I agree with David. It is, of course, personal but it is directly relevant to reasonable considerations about lending a property. I also entirely agree that it acts as an early filter. The requirement for bank statements in addition to the various details the referencing agency will ask for should be advised as soon as they express an interest but it is courteous to forewarn of your own requirements, perhaps at first viewing.
Play that one by ear.
I always prefer to deal with i.e.view bank statements personally rather than through the refs agency because, frankly, it is often seen as a bespoke request and agencies aren’t keen on it generally. They tick their own to-do boxes and prefer to keep it that way, it seems.
So, you should see bank statements yourself. Six months is sufficient to show, not least, a regular employer or income. If they state they are self-employed, you will require the same while advising the refs agency you want three years of professional accounting, where at all possible. Stated self-employed but no accounts yet…? Highly risky even with rental paid in advance. Pension statements, Premium bonds etc…? No good per se; can be cashed in at any time.
It might be helpful to remind applicants that seeing bank statements prior to formal referencing may save them time and money should you consider there may be an affordability issue. If you take that route… choose your words carefully.
They might as well be in no doubt though, that while a referencing agency ‘advises,’ it is the landlord that makes the decision to accept or decline. Landlords often don’t see it this way. Big mistake, potentially.
Where I do think it would be unecessarily ‘intrusive’ is to insist on retaining originals. Further, I think you should accept sight of copies as they may be downloaded as print-outs, in any event. Don’t push it by insisting on originals. Finally, as a point of etiquette for the inexperienced or insensitive landlord, don’t ‘study’ the statements in front of them, unless the applicants direct matters that way. Place them out of sight in a folder which indicates you aren’t going to lose them! Keep hold of the folder, especially if you are in a public place. If they want them back next time you meet, give them back. You are at liberty to make a further copy although this shouldn’t be necessary.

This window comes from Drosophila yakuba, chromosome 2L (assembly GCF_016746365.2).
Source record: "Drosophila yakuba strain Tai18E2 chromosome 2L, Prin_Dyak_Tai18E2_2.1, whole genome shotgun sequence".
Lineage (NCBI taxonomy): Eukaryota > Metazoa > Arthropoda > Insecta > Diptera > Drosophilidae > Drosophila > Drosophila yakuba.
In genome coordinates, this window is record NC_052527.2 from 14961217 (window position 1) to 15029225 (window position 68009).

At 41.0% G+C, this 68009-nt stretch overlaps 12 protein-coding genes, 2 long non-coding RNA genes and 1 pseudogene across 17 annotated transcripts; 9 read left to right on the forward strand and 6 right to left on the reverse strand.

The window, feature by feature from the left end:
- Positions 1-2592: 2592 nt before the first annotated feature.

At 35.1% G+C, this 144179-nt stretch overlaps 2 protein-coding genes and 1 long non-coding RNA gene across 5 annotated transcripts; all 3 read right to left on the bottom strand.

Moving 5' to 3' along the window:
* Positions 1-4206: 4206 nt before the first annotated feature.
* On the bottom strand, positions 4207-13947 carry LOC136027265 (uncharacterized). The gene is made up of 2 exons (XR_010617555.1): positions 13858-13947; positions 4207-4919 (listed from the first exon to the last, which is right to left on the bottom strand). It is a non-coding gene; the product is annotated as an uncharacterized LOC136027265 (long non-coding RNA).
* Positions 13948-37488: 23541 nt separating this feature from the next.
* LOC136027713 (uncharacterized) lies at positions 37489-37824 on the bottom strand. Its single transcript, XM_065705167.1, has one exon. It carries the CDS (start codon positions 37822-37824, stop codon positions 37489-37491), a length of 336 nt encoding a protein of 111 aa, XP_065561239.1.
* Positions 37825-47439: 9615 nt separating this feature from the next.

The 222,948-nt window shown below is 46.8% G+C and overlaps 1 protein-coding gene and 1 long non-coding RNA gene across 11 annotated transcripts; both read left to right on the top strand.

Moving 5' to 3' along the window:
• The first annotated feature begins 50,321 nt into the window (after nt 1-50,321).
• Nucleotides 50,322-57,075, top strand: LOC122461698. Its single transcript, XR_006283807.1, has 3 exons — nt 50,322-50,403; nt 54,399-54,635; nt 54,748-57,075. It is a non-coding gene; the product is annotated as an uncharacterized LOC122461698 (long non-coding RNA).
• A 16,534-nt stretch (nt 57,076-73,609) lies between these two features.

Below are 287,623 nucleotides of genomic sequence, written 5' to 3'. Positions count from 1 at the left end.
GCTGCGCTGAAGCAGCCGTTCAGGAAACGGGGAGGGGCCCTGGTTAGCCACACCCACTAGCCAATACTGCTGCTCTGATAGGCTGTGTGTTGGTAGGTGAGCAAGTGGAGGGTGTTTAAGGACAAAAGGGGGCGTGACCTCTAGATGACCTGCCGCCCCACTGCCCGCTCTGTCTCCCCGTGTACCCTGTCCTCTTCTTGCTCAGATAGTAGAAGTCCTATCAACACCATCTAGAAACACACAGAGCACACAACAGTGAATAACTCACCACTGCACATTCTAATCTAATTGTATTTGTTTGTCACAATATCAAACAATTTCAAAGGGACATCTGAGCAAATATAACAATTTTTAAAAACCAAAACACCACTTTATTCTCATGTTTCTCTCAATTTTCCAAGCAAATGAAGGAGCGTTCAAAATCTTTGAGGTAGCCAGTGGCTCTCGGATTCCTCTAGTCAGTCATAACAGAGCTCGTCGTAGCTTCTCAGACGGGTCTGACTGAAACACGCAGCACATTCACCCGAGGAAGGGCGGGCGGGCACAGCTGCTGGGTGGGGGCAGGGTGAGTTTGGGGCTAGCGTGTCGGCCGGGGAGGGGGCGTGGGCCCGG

It is absolutely vital, should you be intending to retain this information -rather than just take a glance at it before handing it back- that you register as a data controller in Property Management with ICO. (Information Commissioner’s Office.)
It costs £35 although may have increased since last year. This protects you legally. To be sued for alleged data protection breaches is too scarey for words. It is a very easy, online process with a helpline should you need advice. Your registration becomes a public record so, where possible, you may prefer to give a correspondence address - such as another rental rather than your home address. A P.O Box is not acceptable.
If using another rental as a corres address, your contract there should stipulate all mail addressed to you is to be promptly advised for collection. In that way, you have done your best to ensure you are contactable (accountable) via that address.
Advising all enquirers in your listing that you are ‘registered as an authorised data handler with UK authorities and therefore conform to the requirements of Data Protection Act’ is impressive, professional and should offer the genuine, intelligent enquirer the reassurance they quite rightly need. You are not compelled to register with ICO every year unless you are continuing to retain personal data. The information on a standard Tenancy Agreement such as full names, previous addresses is reasonable to retain without registration last time I asked ICO that question. Check the latest for yourself though, please. Retention of passport photo page scans, bank statements etc. needs registration due to its level of sensitivity.
In my view, if interested parties have objections beyond all that, it rather answers for me an early vetting question in terms of either affordability, credibility… probably both. What would their objection be? “We don’t think our financial affairs are any of your business.”
Oh, yes they are!
A more reasonable objection might be that they can’t just submit to the refs agency. They can if you are happy with that. I used to be so but bank statements give so much useful information including about lifestyle and spending patterns which the refs agency will not summarise for you that I play it this way now. It is revealing. It is relevant.
It’s a serious business. Their financial situation and track record is the most crucial aspect and carries the greatest risk of all if you are too shy or weak to ask.